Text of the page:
Interestingly enough, to some degree, yes.
Studies have found that languages which have more separate names for a color’s shades are more sensative to differences in shades of that color than another culture with fewer names.
My wife, the best damn philosopher I’ve ever known…seriously, has a saying that we imagine so that we do (I’m paraphrasing - she says it better).
For example - we imagine flight firstly as pure fiction so we chase it and make it happen.
Essentially, if we put it out there as an imagining of what we will do, especially if we repeat that imagining a hell of a lot, then we will eventually do it because we’ve collectively programmed ourselves to do it over time.
The power of stories is the reality they make (Terry Pratchett).
So to a degree, our language (in full scope) in part creates or sense of reality.
I ran into this a lot studying anthropology.
The etymology of a word opened a lot about a culture’s perception of reality.
Ancient Hebrew used the same root for a viper and bronze, and both showed up in allegories of wise and foolish men. The point was that both of these things required experience to know how to get something out of them, or you could get hurt. Knowledge alone wasn’t enough.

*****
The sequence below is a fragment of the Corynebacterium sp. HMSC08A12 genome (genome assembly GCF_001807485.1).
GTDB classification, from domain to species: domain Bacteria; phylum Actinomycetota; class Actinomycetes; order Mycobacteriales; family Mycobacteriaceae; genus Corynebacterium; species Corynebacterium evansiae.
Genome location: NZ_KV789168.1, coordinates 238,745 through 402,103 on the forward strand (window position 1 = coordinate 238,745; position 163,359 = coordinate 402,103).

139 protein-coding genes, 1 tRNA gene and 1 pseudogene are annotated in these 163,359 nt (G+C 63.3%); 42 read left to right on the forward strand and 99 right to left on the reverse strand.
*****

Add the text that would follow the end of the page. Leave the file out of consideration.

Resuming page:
For “eternity” or “forever”, they rooted into the shared word for horizon. It basically meant more than can be seen.
To their cultural mind, reality was defined by what they knew, and then strapped to it for a while in a reverse loop. The viper eventually became bronze and bronze a viper, they became interchangable ideas.
The Greeks’ word Logos didn’t just mean words. It meant that an idea was given form, spoken, and then entered into another mind where it would program the receiving mind (using our terms to convey their notion here).
They had laws against speech. If you said something and someone went off and did something bad as a result of what you said, then you could be charged because you bore that reality into existence with your words. They were a sort of spirit reality.
It was really cool to see how language shaped thought.
One of my favorite marketing tales was from business class in college. I can’t recall the names and details anymore, but basically it was sometime around Macy’s era and a department store couldn’t move dresses, even when put on sale. A fellow added.99 cents to the original price and they started selling because people assumed a .99 ending price was a sale price and meant it was a deal - yet they were buying higher than it was before.
I like that one.
In that same class, we did a study for our fake business where we hung red paper on the right and the left - alternating, and wrote down how many people noticed the paper out of everyone who passed by the hallway.
The right side won outright. We wanted to know where to put the coffee shop in a book store - to the left or right? Which would people subliminally be blind to? Left, turns out to be the answer in our culture.
I loved marketing psychology. It was like designing magic tricks.